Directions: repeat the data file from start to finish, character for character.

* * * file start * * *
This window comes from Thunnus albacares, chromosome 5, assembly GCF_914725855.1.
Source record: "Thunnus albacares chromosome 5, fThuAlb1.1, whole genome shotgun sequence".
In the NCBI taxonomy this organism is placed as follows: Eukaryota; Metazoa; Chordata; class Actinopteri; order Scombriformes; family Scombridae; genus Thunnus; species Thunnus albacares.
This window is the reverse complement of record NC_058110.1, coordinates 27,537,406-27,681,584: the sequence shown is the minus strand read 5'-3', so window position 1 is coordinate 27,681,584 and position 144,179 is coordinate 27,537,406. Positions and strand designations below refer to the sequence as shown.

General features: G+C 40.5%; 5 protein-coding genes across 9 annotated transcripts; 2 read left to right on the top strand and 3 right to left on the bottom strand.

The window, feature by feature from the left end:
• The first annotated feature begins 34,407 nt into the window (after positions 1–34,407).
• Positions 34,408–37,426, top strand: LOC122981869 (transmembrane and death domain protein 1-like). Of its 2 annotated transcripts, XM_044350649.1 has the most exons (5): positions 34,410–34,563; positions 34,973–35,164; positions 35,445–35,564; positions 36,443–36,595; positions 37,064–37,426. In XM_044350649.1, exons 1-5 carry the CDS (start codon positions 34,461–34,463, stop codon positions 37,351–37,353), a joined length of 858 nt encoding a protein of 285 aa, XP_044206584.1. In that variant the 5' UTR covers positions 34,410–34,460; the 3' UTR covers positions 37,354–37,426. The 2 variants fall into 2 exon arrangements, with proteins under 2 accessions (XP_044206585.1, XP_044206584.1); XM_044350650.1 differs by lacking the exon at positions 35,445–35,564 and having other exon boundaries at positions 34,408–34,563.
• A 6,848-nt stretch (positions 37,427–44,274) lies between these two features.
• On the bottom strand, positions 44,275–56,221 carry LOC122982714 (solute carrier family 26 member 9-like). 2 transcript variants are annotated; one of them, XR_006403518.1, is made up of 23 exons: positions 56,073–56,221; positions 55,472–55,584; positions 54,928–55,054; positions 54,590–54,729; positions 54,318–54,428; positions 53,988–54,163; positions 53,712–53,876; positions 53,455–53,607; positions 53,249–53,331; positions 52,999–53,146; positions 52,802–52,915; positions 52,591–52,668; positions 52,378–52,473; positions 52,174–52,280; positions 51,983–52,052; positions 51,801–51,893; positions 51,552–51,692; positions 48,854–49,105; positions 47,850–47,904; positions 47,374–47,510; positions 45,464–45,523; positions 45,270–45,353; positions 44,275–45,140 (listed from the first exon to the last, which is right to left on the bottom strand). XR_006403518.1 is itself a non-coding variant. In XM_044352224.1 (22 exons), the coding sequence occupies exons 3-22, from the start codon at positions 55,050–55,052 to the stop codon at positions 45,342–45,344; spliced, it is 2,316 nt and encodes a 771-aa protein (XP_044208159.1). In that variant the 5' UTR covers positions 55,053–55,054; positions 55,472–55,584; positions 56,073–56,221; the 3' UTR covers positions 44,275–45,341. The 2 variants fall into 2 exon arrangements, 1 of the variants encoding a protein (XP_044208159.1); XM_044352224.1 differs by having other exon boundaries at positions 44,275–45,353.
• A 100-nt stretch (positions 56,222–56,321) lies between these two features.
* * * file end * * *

This window comes from Thunnus albacares, chromosome 5, assembly GCF_914725855.1.
Source record: "Thunnus albacares chromosome 5, fThuAlb1.1, whole genome shotgun sequence".
In the NCBI taxonomy this organism is placed as follows: Eukaryota; Metazoa; Chordata; class Actinopteri; order Scombriformes; family Scombridae; genus Thunnus; species Thunnus albacares.
This window is the reverse complement of record NC_058110.1, coordinates 27,537,406-27,681,584: the sequence shown is the minus strand read 5'-3', so window position 1 is coordinate 27,681,584 and position 144,179 is coordinate 27,537,406. Positions and strand designations below refer to the sequence as shown.

General features: G+C 40.5%; 5 protein-coding genes across 9 annotated transcripts; 2 read left to right on the top strand and 3 right to left on the bottom strand.

The window, feature by feature from the left end:
• The first annotated feature begins 34,407 nt into the window (after positions 1–34,407).
• Positions 34,408–37,426, top strand: LOC122981869 (transmembrane and death domain protein 1-like). Of its 2 annotated transcripts, XM_044350649.1 has the most exons (5): positions 34,410–34,563; positions 34,973–35,164; positions 35,445–35,564; positions 36,443–36,595; positions 37,064–37,426. In XM_044350649.1, exons 1-5 carry the CDS (start codon positions 34,461–34,463, stop codon positions 37,351–37,353), a joined length of 858 nt encoding a protein of 285 aa, XP_044206584.1. In that variant the 5' UTR covers positions 34,410–34,460; the 3' UTR covers positions 37,354–37,426. The 2 variants fall into 2 exon arrangements, with proteins under 2 accessions (XP_044206585.1, XP_044206584.1); XM_044350650.1 differs by lacking the exon at positions 35,445–35,564 and having other exon boundaries at positions 34,408–34,563.
• A 6,848-nt stretch (positions 37,427–44,274) lies between these two features.
• On the bottom strand, positions 44,275–56,221 carry LOC122982714 (solute carrier family 26 member 9-like). 2 transcript variants are annotated; one of them, XR_006403518.1, is made up of 23 exons: positions 56,073–56,221; positions 55,472–55,584; positions 54,928–55,054; positions 54,590–54,729; positions 54,318–54,428; positions 53,988–54,163; positions 53,712–53,876; positions 53,455–53,607; positions 53,249–53,331; positions 52,999–53,146; positions 52,802–52,915; positions 52,591–52,668; positions 52,378–52,473; positions 52,174–52,280; positions 51,983–52,052; positions 51,801–51,893; positions 51,552–51,692; positions 48,854–49,105; positions 47,850–47,904; positions 47,374–47,510; positions 45,464–45,523; positions 45,270–45,353; positions 44,275–45,140 (listed from the first exon to the last, which is right to left on the bottom strand). XR_006403518.1 is itself a non-coding variant. In XM_044352224.1 (22 exons), the coding sequence occupies exons 3-22, from the start codon at positions 55,050–55,052 to the stop codon at positions 45,342–45,344; spliced, it is 2,316 nt and encodes a 771-aa protein (XP_044208159.1). In that variant the 5' UTR covers positions 55,053–55,054; positions 55,472–55,584; positions 56,073–56,221; the 3' UTR covers positions 44,275–45,341. The 2 variants fall into 2 exon arrangements, 1 of the variants encoding a protein (XP_044208159.1); XM_044352224.1 differs by having other exon boundaries at positions 44,275–45,353.
• A 100-nt stretch (positions 56,222–56,321) lies between these two features.